Today I’m taking part in the blog tour for Unjust Bias. I’m sharing a guest post written by the author with thanks to Rachel Gilbey at Rachel’s Random Resources for inviting me on the blog tour and to Liz Mistry for writing her guest post!
UNJUST BIAS: Being Different could cost you your life.
(DI Gus McGuire #8)
A murdered boy disowned by his family.
A teen terrified his past will catch up with him.
A girl with nowhere to go.
Men with rage so visceral they will do anything.
With the unsolved murder of a homeless boy still preying on his mind, DI Gus McGuire is confronted with a similar murder, a missing teen and no clues.
Does the answer lie with an illegal dark web site where ‘slaves’ are auctioned off? Or with an online forum for teens?
How can Gus keep people safe when unjust bias rears its head and being different could cost you your life…?
Liz Mistry writes about killing off a character:
Sometimes it hurts to kill off a character
You’d think after all the books I’ve written and all the folk I’ve killed off that I’d have grown immune to killing off characters, wouldn’t you? Unfortunately, that’s not always the case. Sometimes characters shuffle their way into your heart and before you know it, their suffering and experiences become yours. Their joys and highs and lows affect your own mood. You smile at their jokes, you grow indignant on their behalf, you want to punch their enemies and hug their protectors… so how the hell could I kill off some of the characters I loved best in Unjust Bias?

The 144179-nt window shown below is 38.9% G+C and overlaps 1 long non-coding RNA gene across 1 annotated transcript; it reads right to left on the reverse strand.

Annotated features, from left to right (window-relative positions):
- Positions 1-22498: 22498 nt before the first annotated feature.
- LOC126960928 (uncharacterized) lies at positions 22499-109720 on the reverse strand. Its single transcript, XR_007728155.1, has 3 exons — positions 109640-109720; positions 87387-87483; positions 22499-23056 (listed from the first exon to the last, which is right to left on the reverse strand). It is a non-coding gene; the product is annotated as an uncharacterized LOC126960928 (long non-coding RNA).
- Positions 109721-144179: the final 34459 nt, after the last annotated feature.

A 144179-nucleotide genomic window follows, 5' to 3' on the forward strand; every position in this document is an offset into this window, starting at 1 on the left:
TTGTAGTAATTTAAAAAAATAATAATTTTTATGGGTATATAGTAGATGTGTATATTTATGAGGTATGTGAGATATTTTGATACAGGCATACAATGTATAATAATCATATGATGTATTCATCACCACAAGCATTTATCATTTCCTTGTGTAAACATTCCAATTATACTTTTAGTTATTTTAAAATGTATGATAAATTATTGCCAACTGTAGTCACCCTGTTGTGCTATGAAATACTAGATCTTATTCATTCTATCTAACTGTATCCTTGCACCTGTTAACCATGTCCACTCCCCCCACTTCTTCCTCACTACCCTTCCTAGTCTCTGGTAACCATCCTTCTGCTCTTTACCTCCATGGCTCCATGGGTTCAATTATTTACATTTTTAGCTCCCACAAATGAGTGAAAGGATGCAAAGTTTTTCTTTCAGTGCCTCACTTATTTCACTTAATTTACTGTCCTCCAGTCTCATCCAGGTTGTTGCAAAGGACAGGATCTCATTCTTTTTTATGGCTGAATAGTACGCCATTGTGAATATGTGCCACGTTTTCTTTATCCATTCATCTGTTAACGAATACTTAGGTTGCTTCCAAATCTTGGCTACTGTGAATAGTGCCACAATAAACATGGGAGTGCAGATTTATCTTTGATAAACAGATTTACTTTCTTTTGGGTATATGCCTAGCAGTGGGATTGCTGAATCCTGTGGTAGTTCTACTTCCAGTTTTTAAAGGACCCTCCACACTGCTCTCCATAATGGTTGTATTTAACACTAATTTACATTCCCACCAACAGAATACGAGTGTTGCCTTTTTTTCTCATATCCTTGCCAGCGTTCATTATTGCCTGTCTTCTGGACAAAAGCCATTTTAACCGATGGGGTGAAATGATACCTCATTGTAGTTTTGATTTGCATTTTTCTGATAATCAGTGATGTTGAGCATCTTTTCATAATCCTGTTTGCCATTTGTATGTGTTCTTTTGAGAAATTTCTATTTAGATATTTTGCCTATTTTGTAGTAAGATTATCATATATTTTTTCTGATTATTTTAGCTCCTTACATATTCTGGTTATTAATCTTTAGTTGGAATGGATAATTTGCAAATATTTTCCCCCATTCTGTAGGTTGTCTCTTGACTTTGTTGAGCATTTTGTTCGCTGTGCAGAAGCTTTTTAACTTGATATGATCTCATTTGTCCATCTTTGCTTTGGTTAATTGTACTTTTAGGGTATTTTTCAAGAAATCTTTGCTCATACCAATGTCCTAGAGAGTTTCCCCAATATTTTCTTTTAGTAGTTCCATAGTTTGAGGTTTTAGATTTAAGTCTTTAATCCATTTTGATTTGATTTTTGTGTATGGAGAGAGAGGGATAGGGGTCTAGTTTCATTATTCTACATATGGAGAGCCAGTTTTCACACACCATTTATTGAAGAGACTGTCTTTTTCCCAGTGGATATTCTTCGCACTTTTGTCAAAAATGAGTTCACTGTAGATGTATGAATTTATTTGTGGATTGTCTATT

Of course, it’s easy to kill off the bad characters in a book and mostly, I’ve no problem creating devious deaths for the most evil of characters (rubs hands in glee and gives evil laugh). However, sometimes those that end up dead are the innocents and in Unjust Bias, I found myself topping a few characters that I really struggled to kill because I’d grown so close to them. I’d allowed them to wriggle under my defences like the nimble limboers they are and although I knew their fate early on, the inevitable ‘end moments’ were the most difficult parts of the book to write.
I’m not going to name them because of spoilers – when you read the book, I reckon it’ll be easy to work out which of them I hated killing off. So, why kill them off, you ask? Why not change your storyline and save them?
Well that’s easy. For the purpose of the narrative, I had to make hard choices about the fate of some of my characters. In order to do justice to their stories, I had to bite the bullet and take the narrative to its logical conclusion, because I felt that their fate would have been similar if their lives were acted out on the streets of a city rather than in the pages of my book.
The bottom line is, I suppose, that when we write or read crime fiction, we’re taking real life experiences and fictionalising them in order to expose the circumstances around their lives.
Crime fiction documents things that are happening in society and illuminates the worst things that humans do to one and other through compelling narratives that readers can read from the safety of their own homes. That’s what’s so compelling about the crime fiction genre and why so many readers are absorbed by it. It is real and sometimes visceral. It is thought provoking and informative. It is cerebral and engaging. So… I hope that, like me, you’ll shed a tear or two for the wonderful characters whose stories ended so abruptly within the pages of Unjust Bias, but know that when I killed them, I was gentle and did it in order to celebrate their lives.
Unjust Bias is available from Amazon.
You can follow the rest of the blog tour here: